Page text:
Business processes must come before technology

Focus on enhancing business processes, and do not get side-tracked by technology, advised Ronnie Wee, president of the AITC (Association of IT Consultants) that was set up by Singapore's National Computer Board (NCB) and local IT consulting firms to help small-and-medium-sized enterprises (SMEs) to computerise.

He spoke at the SME Forum, a conference organised by Computerworld's sister publication SME IT Guide last week. The managing director of consulting company Planet Technology, spoke on the topic, Making IT Work for Your Business.

"Businesses need to identify their business processes, streamline them, then see what technologies are available, to make it work for their businesses," he said. "IT is just a tool."

For SMEs to move towards higher productivity and efficiencies, Wee suggested five stages in the gradual progression from automating localised systems, moving to business process reengineering, and eventually be digitally linked to the supply chain, that includes their suppliers and customers.

"Different SMEs are at different stages along the line to IT-enabled transformation. Some have no network or infrastructure, others have applications that do not talk to each other," said Wee.

The five phases in the movement towards a company that is IT-enabled are:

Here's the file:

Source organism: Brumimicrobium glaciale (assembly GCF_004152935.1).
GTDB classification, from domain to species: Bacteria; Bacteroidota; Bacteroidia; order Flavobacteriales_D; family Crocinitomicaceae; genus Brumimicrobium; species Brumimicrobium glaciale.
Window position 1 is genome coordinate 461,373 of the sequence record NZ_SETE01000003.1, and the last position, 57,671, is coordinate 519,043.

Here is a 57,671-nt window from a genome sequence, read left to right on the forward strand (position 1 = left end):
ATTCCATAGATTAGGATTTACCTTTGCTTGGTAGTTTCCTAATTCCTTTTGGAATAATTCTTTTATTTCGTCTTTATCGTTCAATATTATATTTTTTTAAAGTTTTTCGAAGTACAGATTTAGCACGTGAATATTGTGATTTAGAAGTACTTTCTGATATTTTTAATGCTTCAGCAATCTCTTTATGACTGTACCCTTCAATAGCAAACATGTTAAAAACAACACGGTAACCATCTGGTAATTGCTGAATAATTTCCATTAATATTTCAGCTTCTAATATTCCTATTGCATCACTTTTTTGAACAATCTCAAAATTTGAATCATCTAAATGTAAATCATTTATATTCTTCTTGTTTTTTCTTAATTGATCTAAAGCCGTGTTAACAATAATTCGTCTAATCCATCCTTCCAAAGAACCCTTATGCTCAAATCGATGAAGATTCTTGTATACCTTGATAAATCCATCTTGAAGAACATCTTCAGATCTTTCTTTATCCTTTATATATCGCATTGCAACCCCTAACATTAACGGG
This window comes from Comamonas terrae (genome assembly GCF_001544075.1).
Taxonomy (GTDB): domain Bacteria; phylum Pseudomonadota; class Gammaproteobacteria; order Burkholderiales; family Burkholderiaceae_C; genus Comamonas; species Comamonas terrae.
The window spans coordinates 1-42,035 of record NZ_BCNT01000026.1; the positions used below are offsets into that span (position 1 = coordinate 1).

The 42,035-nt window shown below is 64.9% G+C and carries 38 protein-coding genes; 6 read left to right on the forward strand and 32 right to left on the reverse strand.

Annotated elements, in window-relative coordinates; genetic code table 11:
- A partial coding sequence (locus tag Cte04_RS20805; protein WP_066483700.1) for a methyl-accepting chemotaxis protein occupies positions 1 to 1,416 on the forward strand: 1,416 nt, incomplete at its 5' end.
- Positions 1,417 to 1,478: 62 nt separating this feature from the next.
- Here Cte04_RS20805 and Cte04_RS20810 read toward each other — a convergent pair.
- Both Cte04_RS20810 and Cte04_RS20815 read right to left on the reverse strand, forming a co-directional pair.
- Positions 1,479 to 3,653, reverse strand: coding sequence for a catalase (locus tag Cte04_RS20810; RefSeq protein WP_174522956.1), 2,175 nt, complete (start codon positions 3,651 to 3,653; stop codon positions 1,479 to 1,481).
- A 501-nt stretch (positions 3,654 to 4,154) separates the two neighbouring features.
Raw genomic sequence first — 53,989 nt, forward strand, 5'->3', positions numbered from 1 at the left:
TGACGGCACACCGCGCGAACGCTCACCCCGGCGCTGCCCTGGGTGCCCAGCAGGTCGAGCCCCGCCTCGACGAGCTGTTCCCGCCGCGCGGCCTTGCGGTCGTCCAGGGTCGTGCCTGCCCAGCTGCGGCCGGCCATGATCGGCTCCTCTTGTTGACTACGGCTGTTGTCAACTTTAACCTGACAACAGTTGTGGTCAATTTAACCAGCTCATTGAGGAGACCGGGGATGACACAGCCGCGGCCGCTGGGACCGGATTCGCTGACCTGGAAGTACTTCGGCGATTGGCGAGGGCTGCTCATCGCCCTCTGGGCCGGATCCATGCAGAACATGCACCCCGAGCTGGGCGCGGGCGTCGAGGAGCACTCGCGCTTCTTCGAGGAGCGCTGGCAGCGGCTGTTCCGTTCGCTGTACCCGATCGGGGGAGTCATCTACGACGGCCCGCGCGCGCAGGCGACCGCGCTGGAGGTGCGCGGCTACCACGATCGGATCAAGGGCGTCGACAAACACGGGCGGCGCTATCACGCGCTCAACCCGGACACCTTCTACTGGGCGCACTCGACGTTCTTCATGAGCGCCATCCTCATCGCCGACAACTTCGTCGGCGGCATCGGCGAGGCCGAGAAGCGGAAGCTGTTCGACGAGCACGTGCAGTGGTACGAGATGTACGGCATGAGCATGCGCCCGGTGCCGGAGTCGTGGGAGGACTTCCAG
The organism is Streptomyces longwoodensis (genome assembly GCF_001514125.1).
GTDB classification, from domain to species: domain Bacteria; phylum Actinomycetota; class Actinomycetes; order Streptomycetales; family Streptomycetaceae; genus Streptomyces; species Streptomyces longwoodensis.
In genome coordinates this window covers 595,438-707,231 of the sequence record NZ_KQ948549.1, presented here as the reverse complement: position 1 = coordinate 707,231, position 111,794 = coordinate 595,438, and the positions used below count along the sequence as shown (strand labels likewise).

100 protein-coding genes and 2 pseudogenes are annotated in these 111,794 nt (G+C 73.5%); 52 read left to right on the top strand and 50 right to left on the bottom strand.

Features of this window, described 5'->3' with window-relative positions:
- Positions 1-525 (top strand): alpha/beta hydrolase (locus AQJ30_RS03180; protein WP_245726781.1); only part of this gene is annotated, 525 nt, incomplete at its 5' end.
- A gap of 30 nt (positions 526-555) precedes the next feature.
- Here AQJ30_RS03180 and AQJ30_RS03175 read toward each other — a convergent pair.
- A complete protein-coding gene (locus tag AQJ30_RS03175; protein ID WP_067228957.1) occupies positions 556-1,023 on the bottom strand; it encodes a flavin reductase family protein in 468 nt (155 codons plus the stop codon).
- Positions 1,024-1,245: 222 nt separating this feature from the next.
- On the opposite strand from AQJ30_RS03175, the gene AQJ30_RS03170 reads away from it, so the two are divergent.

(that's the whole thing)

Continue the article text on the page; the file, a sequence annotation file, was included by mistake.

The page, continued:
-- Localised systems. Where there is a deployment of localised systems, such as inventory control system, order entry system, CAD systems.

-- Internal integration. Where separate islands of technology are replaced with a seamless platform that integrates all activities within the business, allowing information sharing between business units.

-- Business process reengineering (BPR). A fundamental rethinking and radical redesign of business processes, that would involve a shift in the responsibilities and scope of work for individuals and organisational units. There is also a dramatic improvement in critical measures of performance, such as cost, quality, service, productivity and efficiency.

-- Business Network Reconfiguration (BNR). The company is linked electronically to other organisations in the supply chain. There are four levels of business network redesign: transaction processing, inventory management, process linkage, and knowledge leverage.

-- Business scope redefinition. There is a focus on core competencies and elements of the value chain are outsourced.

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